Friday, January 20, 2012
Gil Spear and the 1942 Chrysler
The son of parents who worked as illustrators, Gil Spear, Jr. made a career as a car stylist; a summary of his career can be found here.
Whenever I think of Spear what comes to mind are a few renderings he made of what many people around 1940 considered to be the shape of cars of the (possibly near) future. Spear was working for Chrysler at the time, and the above link mentions that he might have had a hand in designing the grille for Chrysler's 1942 models.
Obviously, one doesn't see a lot of 70 year-old cars on the road, but 1942 American cars are an especially rare breed from the circa-1940 era. That's because the 7 December 1941 attack on Pearl Harbor and the county's entry into World War 2 resulted in an order from the government that production of civilian automobiles be curtailed and then should cease by 22 February 1942. Chrysler brand sales for 1941 models were 161,703, but only 36,586 1942 model cars were produced and sold, most of these in the first months after their Fall 1941 introduction.
Below are examples of 1942 Chryslers, the first from an advertisement or a sales brochure, the others are restored vehicles.
So where does Spear come into play? Below is an image I grabbed from the link above that pairs a Spear concept rendering with a photo of the front end of a '42 Chrysler (click on the image to enlarge).
Indeed, the front of the concept car looks pretty similar to that of the production job aside from its hooded headlights and its prow that juts ahead on the main frontal plane. But this rendering was in no way a prediction of the 1942 theme because it is dated September 22, 1941 -- near the time when 1942 Chryslers were appearing in dealers' showrooms.
What I find most interesting are other features of the concept. It has a double-wrapped (horizontally and vertically) windshield not greatly different from windshields on some Chrysler models of the late 1950s. The roof over the passenger compartment seems to be transparent, a not-so-practical styling obsession that has persisted until present times on concept cars built for automobile shows.
But note the general shape that is also shown at a different angle in the car in the background. What we see is a "aerodynamically streamlined teardrop" shape beloved by car-of-the-future forecasters of the 1930s done up in a nicely stylish manner. It's not a pure teardrop because the motor is at the front, so a hood is required as is that windshield. Otherwise it fills the streamline styling bill of those days right down to the parallel chrome strips and the lack of open wheel wells. Note how the trunk lid is a double-opening type. Of course, a functioning version of the concept drawing would probably be more ungainly looking if it were to function at all; as pictured by Spear, the front wheels have no room to turn for steering and this would have to be fixed. Also, the design seems to allow for only one seat; the top slopes too radically for a rear seat. And what about a back window for rearward vision?: I see none.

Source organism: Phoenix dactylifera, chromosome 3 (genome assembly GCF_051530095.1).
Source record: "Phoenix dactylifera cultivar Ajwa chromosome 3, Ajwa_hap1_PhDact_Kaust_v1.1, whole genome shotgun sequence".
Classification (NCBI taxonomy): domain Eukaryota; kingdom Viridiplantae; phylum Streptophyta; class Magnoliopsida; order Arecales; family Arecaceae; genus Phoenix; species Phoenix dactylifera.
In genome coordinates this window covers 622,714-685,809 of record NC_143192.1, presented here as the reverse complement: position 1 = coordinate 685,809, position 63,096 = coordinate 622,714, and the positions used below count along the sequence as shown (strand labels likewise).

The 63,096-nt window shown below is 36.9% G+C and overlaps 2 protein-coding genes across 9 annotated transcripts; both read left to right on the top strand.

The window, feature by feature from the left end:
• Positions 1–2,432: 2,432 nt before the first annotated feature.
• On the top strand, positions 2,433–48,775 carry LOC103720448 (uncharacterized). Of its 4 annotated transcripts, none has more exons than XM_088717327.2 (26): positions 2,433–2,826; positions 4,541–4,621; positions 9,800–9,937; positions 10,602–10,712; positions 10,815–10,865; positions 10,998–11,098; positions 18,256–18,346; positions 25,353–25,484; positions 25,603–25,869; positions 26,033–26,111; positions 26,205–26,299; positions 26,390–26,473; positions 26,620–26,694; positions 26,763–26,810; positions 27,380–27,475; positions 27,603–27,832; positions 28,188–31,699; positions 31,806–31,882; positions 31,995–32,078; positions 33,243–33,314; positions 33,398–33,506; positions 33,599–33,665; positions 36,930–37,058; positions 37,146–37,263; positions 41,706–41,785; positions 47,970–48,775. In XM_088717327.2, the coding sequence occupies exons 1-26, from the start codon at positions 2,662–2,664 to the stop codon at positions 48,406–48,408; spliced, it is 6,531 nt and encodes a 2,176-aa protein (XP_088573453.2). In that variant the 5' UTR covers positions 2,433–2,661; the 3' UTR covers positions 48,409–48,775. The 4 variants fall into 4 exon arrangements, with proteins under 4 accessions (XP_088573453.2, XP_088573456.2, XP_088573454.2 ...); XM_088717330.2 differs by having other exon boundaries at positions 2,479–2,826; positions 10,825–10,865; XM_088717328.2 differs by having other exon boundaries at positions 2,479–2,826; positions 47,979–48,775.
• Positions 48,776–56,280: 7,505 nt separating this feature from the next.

By the way, those fighter planes look pretty nifty too. Too bad they're nose-heavy (the wings are mounted too far aft) and that the wing area is too small. But this is concept art after all, so why not let a stylist have even more fun than the cars offer?
Here are two more Spear concept renderings from the same period (once again, click to enlarge the images). These designs are variations of the one shown earlier. The cars have the same basic shape and clearly have no rear seat, though headlights are exposed rather than lurking behind doors and there is no top over the passenger compartment for either car. The car in the lower image seems to sport a small tail fin, a style item that would become the rage in the later 1950s, especially for Chrysler Corporation's brands. The diagram below the ladies indicates the position of grille openings and the radiator, so it seems that Spear was paying some attention to practical matters and not going totally blue-sky.
Once again, the aircraft designs are stylish and interesting. The upper image shows four-motor bombers with pusher, rather than tractor, propellers. This arrangement appeared in a number of actual aircraft design studies in those days, but the only American production bomber with pusher props was the B-36 which appeared following the war and served well into the 1950s. Spear's bomber has potent, though perhaps impractical, defensive armament; those guns appear to be something on the order of 37 mm or even larger.
The image immediately above features what appears to be a fighter and includes some interesting features. First, the pilot is in a prone position. This serves to reduce the cross-section of the aircraft and thus should lower drag and increase top speed. It also would lessen the likelihood of a pilot "blacking out" from blood loss to the brain during extreme maneuvering. This arrangement was tried out after the war, but proved impractical in a number of areas including rearward visibility, something important in combat situations. Spear places the propeller amidships in a rotating cylinder faired into the fuselage contour. I don't recall if this was ever actually tried, but defects include mechanical complexity and potentially reduced propeller surface for a given radius. But the propeller arc as shown in the airborne craft is so great that the propeller would scrape the ground on takeoff or landing rotation.
Nevertheless, a lot of fun for both Gil Spear at the time and for us 70 years later.